One of many pix I took this weekend was of a massive Prominence that has been putting on a good show.I’m not sure but,I am assuming that this could be associated with a couple CME’s or Coronal Mass Ejections late last month?!.


I am going out on a limb and saying were are going to start seeing much more solar activity?!. I have been watching  SOHO

website for sunspot activity and their has been a marked increase in sunspots.It has been a while since I have seen one of these spots and was pleased to be finally get some images.Below is a image of the sun with spots numbers #1057  and #1059.At one point,sunspot 1059 was large enough to fit 5 earths inside with room to spare!!.

Sunspot #1024

Posted in astronomy, Astronomy links, astrophotography, Photo, photography, Solar, Space, Star, Sun, Uncategorized with tags , , , , , , , , on July 5, 2009 by Andrew

Once again,the sun is begining to show signs of activity.I received another email from about the sudden appearance of sunspot #1024 which has been growing quickly.According to the site,solar class C  flares have been almost constant in the sunspot region,giving astronomers around the world a chance to dust off their scopes and image a not so quiet sun.My initial reaction to the new activity was of utter disbelief as I looked at the new spots on the SOHO website which is a great site for real time images of the sun.The magnetic polarity of these new spots indicates that they are the newest members of Solar cycle 24 which,is becoming more intense as the solar jet stream stimulates sunspot production.

The image below was shot at prime focus.

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The images below were shot with afocal projection using a 26mm eyepiece.

Click for larger image.


Image credit:Andrew

imformation credit:,SOHO

Sunspot #1023

Posted in Uncategorized with tags , , , , , , , , , , on June 23, 2009 by Andrew

I received a email alert from yesterday alerting me that the sun has a pair of new sunspots which are now visible.I was bit upset about this due to the fact that not only do I have very little time to observe but,we have been under a thick layer of clouds for the past month+ as well.Why is it that whenever we have a bit of space excitement Mother nature always seems to be a wet blanket?.I refer to having new sunspots as space excitement only because the sun has been spotless for such a long period of time.I have officially stopped listening to the local weather forcaster (as of this morning) because they never get the forecasting right.I went to bed lastnight with the impression that I would be waking up to typical cloudcover.When I awoke this morning I was quite thrilled to see absolutely clear blue sky!!! 🙂 .Once again the forecasters got it wrong but,hey I’m not upset.In fact I”m glad they screwed it up!!!.After I had my gallon of coffee (heh,just kidding….it was only a half gallon!),I quickly set my big scope up and faked the alignment.Gotta hurry cuz,my guess was that it would turn cloudy again and it did after a couple hours.With a few puffy clouds drifting past I was able to get quite a few images of the new spots only to delete them due to DIRTY LENSES 😦 .Hmmmm,well I did image spots,just not the type of spots that I was trying for!!.Thats right…I haven’t used the scope in such a long time that it had sadly become a dust magnet *crowd boo’s and hisses*.With little time to spare I performed a quick cleanup and managed to get a few more shots before the clouds moved back in.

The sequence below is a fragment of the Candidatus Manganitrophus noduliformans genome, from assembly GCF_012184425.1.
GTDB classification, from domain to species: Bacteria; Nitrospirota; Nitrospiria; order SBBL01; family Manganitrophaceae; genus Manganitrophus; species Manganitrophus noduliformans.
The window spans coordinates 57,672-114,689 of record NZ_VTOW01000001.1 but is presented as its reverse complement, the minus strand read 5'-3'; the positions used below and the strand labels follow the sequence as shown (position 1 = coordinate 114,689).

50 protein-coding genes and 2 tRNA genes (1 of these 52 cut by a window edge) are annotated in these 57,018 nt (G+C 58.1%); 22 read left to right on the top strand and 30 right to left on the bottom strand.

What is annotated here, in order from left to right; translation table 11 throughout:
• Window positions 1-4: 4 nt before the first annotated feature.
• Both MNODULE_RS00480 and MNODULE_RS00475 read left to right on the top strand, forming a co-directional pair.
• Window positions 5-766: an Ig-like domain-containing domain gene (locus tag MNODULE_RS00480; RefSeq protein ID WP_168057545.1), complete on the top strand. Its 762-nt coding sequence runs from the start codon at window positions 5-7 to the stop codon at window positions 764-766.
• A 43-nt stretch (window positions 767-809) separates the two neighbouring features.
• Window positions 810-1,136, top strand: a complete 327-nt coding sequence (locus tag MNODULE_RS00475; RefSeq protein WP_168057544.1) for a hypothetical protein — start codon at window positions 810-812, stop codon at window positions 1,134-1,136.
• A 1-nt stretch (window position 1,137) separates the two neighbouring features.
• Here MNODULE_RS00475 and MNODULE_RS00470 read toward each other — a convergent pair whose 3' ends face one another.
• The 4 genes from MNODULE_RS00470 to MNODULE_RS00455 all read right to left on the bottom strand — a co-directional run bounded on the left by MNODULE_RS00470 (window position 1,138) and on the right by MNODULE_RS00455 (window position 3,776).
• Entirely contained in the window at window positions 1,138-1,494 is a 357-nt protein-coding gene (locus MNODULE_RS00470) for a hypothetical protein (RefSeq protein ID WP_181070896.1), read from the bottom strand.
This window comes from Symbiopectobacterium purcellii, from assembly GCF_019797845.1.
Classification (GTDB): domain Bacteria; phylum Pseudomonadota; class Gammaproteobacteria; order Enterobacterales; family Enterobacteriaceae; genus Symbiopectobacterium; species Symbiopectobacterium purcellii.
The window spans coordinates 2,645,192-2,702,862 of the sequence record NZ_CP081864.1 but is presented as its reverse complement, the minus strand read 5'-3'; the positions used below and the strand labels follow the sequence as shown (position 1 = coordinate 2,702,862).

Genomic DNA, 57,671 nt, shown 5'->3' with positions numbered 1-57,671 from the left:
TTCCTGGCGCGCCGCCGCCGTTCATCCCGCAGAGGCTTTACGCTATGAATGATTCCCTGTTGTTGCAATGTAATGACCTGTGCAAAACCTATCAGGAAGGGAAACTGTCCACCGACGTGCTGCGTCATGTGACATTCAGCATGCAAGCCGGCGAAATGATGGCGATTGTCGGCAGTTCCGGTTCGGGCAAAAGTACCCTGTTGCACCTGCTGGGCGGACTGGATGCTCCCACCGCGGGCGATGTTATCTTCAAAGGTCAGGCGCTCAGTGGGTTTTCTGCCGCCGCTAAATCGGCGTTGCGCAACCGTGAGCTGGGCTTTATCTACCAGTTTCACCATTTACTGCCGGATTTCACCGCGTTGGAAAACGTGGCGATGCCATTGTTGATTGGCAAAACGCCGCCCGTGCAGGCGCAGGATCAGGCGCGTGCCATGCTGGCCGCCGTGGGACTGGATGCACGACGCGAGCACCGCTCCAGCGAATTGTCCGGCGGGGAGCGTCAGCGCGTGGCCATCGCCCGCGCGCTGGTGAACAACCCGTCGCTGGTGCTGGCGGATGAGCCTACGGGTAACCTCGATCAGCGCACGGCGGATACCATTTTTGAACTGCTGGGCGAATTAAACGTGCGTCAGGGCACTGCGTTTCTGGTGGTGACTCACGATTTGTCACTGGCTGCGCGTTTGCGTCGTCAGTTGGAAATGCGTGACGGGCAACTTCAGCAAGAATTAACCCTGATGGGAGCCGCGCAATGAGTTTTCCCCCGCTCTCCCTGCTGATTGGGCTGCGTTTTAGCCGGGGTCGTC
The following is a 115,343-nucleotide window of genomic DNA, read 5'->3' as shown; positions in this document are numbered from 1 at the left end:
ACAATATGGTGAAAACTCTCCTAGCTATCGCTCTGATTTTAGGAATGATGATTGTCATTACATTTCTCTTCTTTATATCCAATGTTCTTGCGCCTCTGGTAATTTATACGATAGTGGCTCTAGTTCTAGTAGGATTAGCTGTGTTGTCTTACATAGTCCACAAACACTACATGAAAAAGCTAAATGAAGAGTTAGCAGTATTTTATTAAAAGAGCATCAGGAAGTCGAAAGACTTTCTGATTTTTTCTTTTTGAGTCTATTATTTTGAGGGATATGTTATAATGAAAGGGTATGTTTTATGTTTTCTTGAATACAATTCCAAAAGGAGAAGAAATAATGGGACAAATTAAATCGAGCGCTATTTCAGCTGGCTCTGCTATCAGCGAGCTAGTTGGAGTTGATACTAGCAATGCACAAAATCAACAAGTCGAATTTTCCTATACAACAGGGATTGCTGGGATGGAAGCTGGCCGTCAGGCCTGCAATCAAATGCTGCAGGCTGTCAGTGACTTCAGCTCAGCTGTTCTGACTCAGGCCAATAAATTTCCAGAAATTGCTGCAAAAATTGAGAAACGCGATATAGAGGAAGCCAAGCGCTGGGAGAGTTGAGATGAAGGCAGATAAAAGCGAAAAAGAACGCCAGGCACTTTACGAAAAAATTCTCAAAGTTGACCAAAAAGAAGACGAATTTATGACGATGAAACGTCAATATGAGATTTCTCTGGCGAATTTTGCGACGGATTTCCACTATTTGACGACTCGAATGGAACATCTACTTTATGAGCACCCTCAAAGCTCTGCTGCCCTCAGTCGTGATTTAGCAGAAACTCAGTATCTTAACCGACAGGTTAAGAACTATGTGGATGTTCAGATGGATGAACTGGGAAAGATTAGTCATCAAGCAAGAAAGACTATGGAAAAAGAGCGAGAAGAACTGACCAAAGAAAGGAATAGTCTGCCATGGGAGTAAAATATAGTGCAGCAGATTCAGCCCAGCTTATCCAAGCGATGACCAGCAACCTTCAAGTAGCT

According to these new spots are from new solar cycle 24..

From – The magnetic polarity of sunspot 1023 identifies it as a member of new Solar Cycle 24. Its appearance coincides with the movement of two solar jet streams into a range of heliographic latitudes that promotes sunspot formation. No one knows exactly how the sun’s deep jet streams boost the sunspot count, but they do. As a result, this week’s sunspot activity might herald more to come.


Imformation credit:

Image credit: Andrew